The other day, my pajamas wore out.  Time for a new set.

Once upon a time, actually not that long ago, I went to Macy’s and bought a set of pajamas, a top and a bottom, in a cellophane bag.  I think the last set I bought that way, admittedly made in China, cost about $20.

But more recently, most of the stores have stopped selling pajamas as sets: you buy the top and the bottom separately.  So my wife and I looked around:

At Macy’s, they had a selection of designer pajamas, with the pants costing $19 to $38, made in China or El Salvador.  (At least El Salvador is on this side of the planet.)  The colors were blah: blue, yellow (charming, but not $38 worth), pink (for the man who’s really sure of his masculinity), and grey (looking rather like a pinstriped suit fabric: I tend to think of pajamas and pinstriped suits as mutually exclusive).

At jcp (the department store formerly known as J. C. Penney), they had Chinese pajama bottoms for $12.  I found a blue/green plaid pair: done.

But what if I wanted pajamas not from China or El Salvador, but the dear old United States?  At Macy’s and jcp, I’d be out of luck.

There’s American Apparel, with little stores in my part of Brooklyn.  I’ve actually never visited one: from the outside it looks like mostly women’s items.  But their Web site has pajama bottoms for… wait for it… $38, the same as the designer brands at Macy’s.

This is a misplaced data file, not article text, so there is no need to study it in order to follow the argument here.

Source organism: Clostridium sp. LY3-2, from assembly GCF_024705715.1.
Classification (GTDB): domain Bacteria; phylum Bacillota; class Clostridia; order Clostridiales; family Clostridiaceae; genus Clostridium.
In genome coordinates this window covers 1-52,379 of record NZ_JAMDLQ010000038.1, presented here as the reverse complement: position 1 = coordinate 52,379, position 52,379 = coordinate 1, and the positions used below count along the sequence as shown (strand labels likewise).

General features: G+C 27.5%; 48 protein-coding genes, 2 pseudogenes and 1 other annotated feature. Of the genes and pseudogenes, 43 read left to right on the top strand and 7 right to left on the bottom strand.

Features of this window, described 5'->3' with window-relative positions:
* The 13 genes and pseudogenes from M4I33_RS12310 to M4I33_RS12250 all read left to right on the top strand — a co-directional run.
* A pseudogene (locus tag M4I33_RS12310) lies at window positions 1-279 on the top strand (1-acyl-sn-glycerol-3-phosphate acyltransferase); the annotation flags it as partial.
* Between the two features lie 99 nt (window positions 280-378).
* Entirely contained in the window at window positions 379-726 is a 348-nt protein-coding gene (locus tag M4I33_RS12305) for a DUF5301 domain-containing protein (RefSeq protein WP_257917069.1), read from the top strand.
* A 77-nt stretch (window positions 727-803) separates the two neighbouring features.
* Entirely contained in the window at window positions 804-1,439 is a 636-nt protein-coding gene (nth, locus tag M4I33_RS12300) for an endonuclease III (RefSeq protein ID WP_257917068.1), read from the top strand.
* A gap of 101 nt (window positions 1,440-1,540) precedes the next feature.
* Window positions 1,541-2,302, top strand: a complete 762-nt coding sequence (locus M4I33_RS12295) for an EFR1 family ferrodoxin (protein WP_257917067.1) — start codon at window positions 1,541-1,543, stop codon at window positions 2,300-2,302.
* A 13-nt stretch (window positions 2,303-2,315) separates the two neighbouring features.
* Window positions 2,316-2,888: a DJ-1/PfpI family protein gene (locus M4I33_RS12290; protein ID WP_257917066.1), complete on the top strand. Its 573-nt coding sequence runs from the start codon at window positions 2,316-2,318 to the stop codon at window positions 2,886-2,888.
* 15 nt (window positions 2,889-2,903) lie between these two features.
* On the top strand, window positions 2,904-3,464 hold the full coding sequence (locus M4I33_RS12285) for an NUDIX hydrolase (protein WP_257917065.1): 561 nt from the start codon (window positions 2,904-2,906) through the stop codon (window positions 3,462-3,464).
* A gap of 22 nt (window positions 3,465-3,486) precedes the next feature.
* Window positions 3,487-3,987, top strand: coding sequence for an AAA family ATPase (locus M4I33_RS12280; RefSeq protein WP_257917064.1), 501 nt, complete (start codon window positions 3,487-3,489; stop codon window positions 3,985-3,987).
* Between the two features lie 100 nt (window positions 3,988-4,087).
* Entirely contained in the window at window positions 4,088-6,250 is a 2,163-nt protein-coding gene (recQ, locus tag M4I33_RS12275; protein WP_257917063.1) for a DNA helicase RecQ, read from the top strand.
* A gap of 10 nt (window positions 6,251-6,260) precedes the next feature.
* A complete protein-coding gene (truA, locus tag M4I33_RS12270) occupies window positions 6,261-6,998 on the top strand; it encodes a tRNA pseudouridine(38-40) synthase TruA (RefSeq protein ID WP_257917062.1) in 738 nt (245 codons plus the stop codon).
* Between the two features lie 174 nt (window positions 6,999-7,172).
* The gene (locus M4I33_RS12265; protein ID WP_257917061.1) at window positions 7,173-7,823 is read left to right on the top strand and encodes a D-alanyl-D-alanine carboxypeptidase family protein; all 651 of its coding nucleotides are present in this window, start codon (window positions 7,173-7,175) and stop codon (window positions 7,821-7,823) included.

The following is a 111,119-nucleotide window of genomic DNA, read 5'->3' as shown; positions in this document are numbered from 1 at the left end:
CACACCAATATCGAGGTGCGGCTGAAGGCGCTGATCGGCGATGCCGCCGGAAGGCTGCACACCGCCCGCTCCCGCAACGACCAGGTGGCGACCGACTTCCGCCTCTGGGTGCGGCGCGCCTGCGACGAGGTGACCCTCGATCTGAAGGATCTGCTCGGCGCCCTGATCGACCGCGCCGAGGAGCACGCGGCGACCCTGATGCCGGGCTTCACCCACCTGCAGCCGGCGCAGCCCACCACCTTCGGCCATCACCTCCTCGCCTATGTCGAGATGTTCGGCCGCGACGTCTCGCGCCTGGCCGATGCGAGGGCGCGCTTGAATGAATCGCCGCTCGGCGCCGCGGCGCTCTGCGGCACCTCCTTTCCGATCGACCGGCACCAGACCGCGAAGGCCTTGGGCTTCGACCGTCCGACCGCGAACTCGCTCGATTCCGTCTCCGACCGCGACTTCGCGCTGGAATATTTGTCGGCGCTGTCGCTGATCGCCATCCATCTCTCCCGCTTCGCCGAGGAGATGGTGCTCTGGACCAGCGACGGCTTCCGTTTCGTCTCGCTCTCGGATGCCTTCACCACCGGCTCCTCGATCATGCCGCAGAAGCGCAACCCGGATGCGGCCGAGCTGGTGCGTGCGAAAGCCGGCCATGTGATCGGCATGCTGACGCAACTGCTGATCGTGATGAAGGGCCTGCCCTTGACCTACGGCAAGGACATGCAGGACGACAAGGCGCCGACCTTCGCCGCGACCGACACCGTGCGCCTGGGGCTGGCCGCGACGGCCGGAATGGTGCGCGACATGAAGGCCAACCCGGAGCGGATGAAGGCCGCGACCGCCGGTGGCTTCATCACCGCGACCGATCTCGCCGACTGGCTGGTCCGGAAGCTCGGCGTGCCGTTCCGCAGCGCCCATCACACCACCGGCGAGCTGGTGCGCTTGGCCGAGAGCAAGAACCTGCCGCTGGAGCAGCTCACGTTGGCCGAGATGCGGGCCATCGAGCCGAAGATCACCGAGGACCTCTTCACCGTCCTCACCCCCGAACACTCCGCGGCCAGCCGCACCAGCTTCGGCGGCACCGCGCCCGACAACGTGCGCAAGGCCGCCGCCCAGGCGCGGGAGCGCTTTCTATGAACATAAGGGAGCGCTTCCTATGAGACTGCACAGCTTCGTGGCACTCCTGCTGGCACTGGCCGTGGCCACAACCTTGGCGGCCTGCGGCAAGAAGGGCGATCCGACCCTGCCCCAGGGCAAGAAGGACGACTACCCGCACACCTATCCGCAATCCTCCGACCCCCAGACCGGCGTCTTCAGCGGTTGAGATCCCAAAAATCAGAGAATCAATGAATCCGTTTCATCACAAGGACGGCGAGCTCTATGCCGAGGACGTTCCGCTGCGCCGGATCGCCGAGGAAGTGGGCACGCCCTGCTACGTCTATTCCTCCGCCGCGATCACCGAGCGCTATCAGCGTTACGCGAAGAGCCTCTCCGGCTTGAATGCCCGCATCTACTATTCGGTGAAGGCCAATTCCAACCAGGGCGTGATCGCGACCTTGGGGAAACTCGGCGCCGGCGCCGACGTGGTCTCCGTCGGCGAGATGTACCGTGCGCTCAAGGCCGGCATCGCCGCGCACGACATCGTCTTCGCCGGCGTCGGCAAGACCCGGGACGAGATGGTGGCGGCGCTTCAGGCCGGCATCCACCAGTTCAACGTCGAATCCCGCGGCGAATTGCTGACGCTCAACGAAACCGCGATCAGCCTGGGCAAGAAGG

There’s Red Flannel Factory in Michigan, that offers pajamas in red flannel (you were expecting lime-green Kevlar?) for $43.  I’d probably feel better if I could see the goods first.

Some further searching uncovered the Vermont Flannel Company, ‘dedicated to world comfort.’  A few clicks yielded pictures of a beautiful array of pajama sets in a selection of colors.  But a set costs $83.60… if they had any in stock.

And then there’s BedHead Pajamas, based in Los Angeles (but with a shop in NYC).  Pajama bottoms are $78 with most sets around $140.

Trying to support American manufacturing is all well and good, but I can’t bring myself to pay triple the price.

One thought on “Pajamas”

  1. It’s probably worth trying the item out once. I used to live near the Pendleton Woolen Mills in Pendleton, OR. I bought a bunch of “Henley” (crew neck with a two-button placket, so you could loosen your collar) sweaters from them that wore like iron for about nine years. The newer merchandise from them wears out in a year or so.

    We’re paying too much attention to price and not enough to value. Men’s clothing is far easier to buy than women’s clothing, if only because there are fewer choices.

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